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Gray Eminence in a Gilded Age: The Forgotten Career of Senator James McMillan of Michigan

By Drutchas, Geoffrey G. | Michigan Historical Review, Fall 2002 | Go to article overview

Gray Eminence in a Gilded Age: The Forgotten Career of Senator James McMillan of Michigan


Drutchas, Geoffrey G., Michigan Historical Review


On Monday, August 11, 1902, Michigan residents awoke to learn that their senior United States Senator, James McMillan, had died the day before from massive heart failure at his summer home in Manchester-by-the-Sea, Massachusetts. Over the previous weekend, Michigan newspapers had brimmed with coverage about the coronation of Queen Victoria's son, Edward VII. Now their headlines shifted to a man whose own spectacular rise to wealth, power, and position offered an American saga more immediately relevant and engaging than anything happening in far-off London.

Some newspapers claimed that James McMillan's life was a rags-to-riches story. Although this was not exactly true, there was much else about McMillan's life that had the makings of a legend. Accordingly, the Detroit Journal paid front-page tribute to the late senator with a fanciful artist's sketch showing the muse of history inscribing McMillan's name in the halls of fame. The caption read: "A name that will be writ large in Michigan history." (1) History, however, refused to cooperate. Within a few decades, McMillan was virtually forgotten, particularly in the realms of Michigan industry, commerce, and politics where he had been such a formidable presence. How and why did this happen? The answer appears to be rooted in the ambiguity of McMillan's legacy as one of the foremost figures of Michigan's late Gilded Age.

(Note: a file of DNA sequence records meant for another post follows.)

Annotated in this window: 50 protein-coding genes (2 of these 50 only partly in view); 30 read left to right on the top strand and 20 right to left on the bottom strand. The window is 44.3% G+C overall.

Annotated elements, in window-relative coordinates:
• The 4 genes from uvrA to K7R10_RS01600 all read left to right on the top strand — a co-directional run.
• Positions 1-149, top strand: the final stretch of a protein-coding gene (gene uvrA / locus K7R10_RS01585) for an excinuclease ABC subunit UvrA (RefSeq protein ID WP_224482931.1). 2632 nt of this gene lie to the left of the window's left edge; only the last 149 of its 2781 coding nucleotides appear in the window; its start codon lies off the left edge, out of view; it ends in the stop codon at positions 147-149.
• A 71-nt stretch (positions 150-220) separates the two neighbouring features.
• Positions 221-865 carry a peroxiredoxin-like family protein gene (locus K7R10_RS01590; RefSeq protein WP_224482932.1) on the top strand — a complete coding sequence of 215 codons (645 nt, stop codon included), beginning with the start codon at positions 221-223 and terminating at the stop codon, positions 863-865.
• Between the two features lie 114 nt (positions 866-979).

Though his fame and fortune were acquired in the United States, James McMillan was born in Hamilton, Ontario, on May 12, 1838, the eldest son in a family that included seven brothers and one sister. McMillan's parents, William and Grace, were Scottish immigrants, but they were hardly poor. Involved in the railroad business, William McMillan was a founder of the Great Western Railway. Even if the family's resources were more modest when McMillan was young, his parents clearly had high ambitions for him from the start. McMillan was enrolled in a leading Ontario grammar school. (2)

Despite having a fine mind, McMillan chafed at the prospect of prolonged studies. At age fourteen, he quit school to become a full-time apprentice clerk in a Hamilton hardware store. Diligence and a flair for business made McMillan a star employee. Within a short time, he was virtually in charge of the store; but he was ambitious, and soon it was time to move on. McMillan opted to head to Detroit, which at that point was a thriving midwestern town. (3)

McMillan arrived in Detroit in 1855, and he was quickly hired at $60 per month by the Buhl & Ducharme Company, a prominent hardware wholesaler. The future looked bright. But the financial panic of 1857 caused economic problems for all Detroit merchants. McMillan, still a junior clerk, lost his position. McMillan's father lent a hand, however. Using his influence in the railroad business, he secured a job for his son as a purchasing agent for the Detroit-Milwaukee Railroad at $1,500 per year. The young McMillan thus gained a foothold in the industry that was to be the arena for some of his greatest business triumphs. (4)

Advancement came rapidly. At one point granted temporary leave from his job as a purchasing agent, McMillan worked with a contractor who was extending the Detroit-Milwaukee Railroad between Lowell and Grand Haven, Michigan. Although he was not yet twenty-one, McMillan was put in charge of purchasing supplies, handling finances, and hiring and supervising the thousand or so men who were engaged in the construction project. His success in managing these tasks resulted in the lucrative offer of a railroad construction job in Spain. But McMillan turned it down in order to devote himself to a future in Michigan. (5)

McMillan's prospects in his adopted country were certainly not hurt by his marriage on June 7, 1860, to Mary L. Wetmore. Her father, Charles Wetmore, was one of Detroit's wealthiest grocers. The newlyweds moved into a small house on Lamed Street, only a stone's throw from the site of their future mansion on East Jefferson Avenue.

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